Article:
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Problem with variable names with embedded period

Discussion in 'Support' started by Steve Fabian, Nov 19, 2008.

  1. Steve Fabian

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    It seems that under many circumstances the parser considers a period
    embedded in the name of an environment variable as a name terminator. Some
    instances I found are:

    [c:]set setcolor.lst=aa bb cc
    [c:]set setcolor=xxx

    1/ using the VariableExpand key in the command line

    [c:]xyz %setcolor.lst

    displays

    [c:]xyz xxx.lst

    2/ ECHO

    [c:]echo %setcolor.lst
    xxx.lst

    3/ In a batch file the command

    do %x in /l %setcolor.lst
    echo %x
    enddo

    displays .lst



    IF DEFINED works correctly, i.e., if SETCOLOR is not defined, IF DEFINED
    SETCOLOR.LST is true.

    The behavior goes back at least to V6. I never observed it, because I only
    use a few such variable names, and those only with IF DEFINED tests (not
    counting executable extensions).
    --
    Steve
     
  2. Charles Dye

    Charles Dye Super Moderator
    Staff Member

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    The preferred characters for variable names are alphanumerics, dollar sign, and underscore. Adding the period to the list would wreak havoc on a large number of batch files....
     
  3. Steve Fabian

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    Charles Dye wrote:
    | ---Quote (Originally by Steve Fábián)---
    | It seems that under many circumstances the parser considers a period
    | embedded in the name of an environment variable as a name terminator.
    | Some instances I found are: ---End Quote---
    | The preferred characters for variable names are alphanumerics, dollar
    | sign, and underscore. Adding the period to the list would wreak
    | havoc on a large number of batch files....

    You are correct that the period is NOT listed as a "standard" character, and
    HELP topic "environment.htm" specifies that period and other characters can
    be used in variable names that are expected to be expanded by enclosing the
    names in brackets, which I failed to do. I failed to RTFM...

    However, though rarely used nowadays, PKZIP.EXE uses the variable PKZIP.CFG
    to find the directory where its configuration file is, even in the
    COMMAND.COM environment. Defining executable extensions also requires
    variable names starting with period. I never had trouble defining and using
    them, but none of these variables are normally expanded at the command line
    or in batch programs.
    --
    Steve
     
  4. rconn

    rconn Administrator
    Staff Member

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    Steve Fábián wrote:

    It goes back to v1 -- a period is not and never has been a valid
    character in a variable name.

    If you're really determined (and don't mind breaking most of the batch
    files in existence), you can force it with the %[] syntax.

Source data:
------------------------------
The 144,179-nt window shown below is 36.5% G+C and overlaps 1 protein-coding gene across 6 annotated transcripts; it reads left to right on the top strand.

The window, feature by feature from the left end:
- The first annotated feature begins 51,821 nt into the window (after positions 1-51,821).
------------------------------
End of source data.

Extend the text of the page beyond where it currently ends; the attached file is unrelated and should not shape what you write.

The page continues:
Rex Conn
    JP Software
     
  5. Steve Fabian

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    rconn wrote:
    | Steve Fábián wrote:
    |
    |
    | ---Quote---
    || It seems that under many circumstances the parser considers a period
    || embedded in the name of an environment variable as a name terminator.
    | ---End Quote---
    | It goes back to v1 -- a period is not and never has been a valid
    | character in a variable name.
    |
    | If you're really determined (and don't mind breaking most of the batch
    | files in existence), you can force it with the %[] syntax.

    I already admitted that I did not RTFM before posting the original message,
    and that there are no problems in 4NT or TCC operation. However, as a
    theoretical issue, if you consider period to be invalid in variable names,
    why does the syntax defining executable extensions require the creation of
    variables with period as first character of their name?
    --
    Steve
     
  6. rconn

    rconn Administrator
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    Steve Fábián wrote:

    So that they couldn't possibly be confused with an environment variable.
    (Just like the current working directory variables, which begin with a
    '=' and are hidden from view.)

    Rex Conn
    JP Software
     
  7. vefatica

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    On Wed, 19 Nov 2008 20:59:12 -0600, Steve Fábián <> wrote:


    I don't think it's "invalid"; it's just special (and thus may need the %[]
    treatment). That's for a very good reason ... so you can do the likes of
    "%basename.txt". You wouldn't want to be required to say "%[basename].txt",
    would you?

    As for variables whose first character is "." they're special (in a way); what
    precedes the "." is an empty string and an empty string can't be the name of an
    environment variable.

    These are trade-offs for ease of use and I think 4NT does a pretty good job
    here.
     

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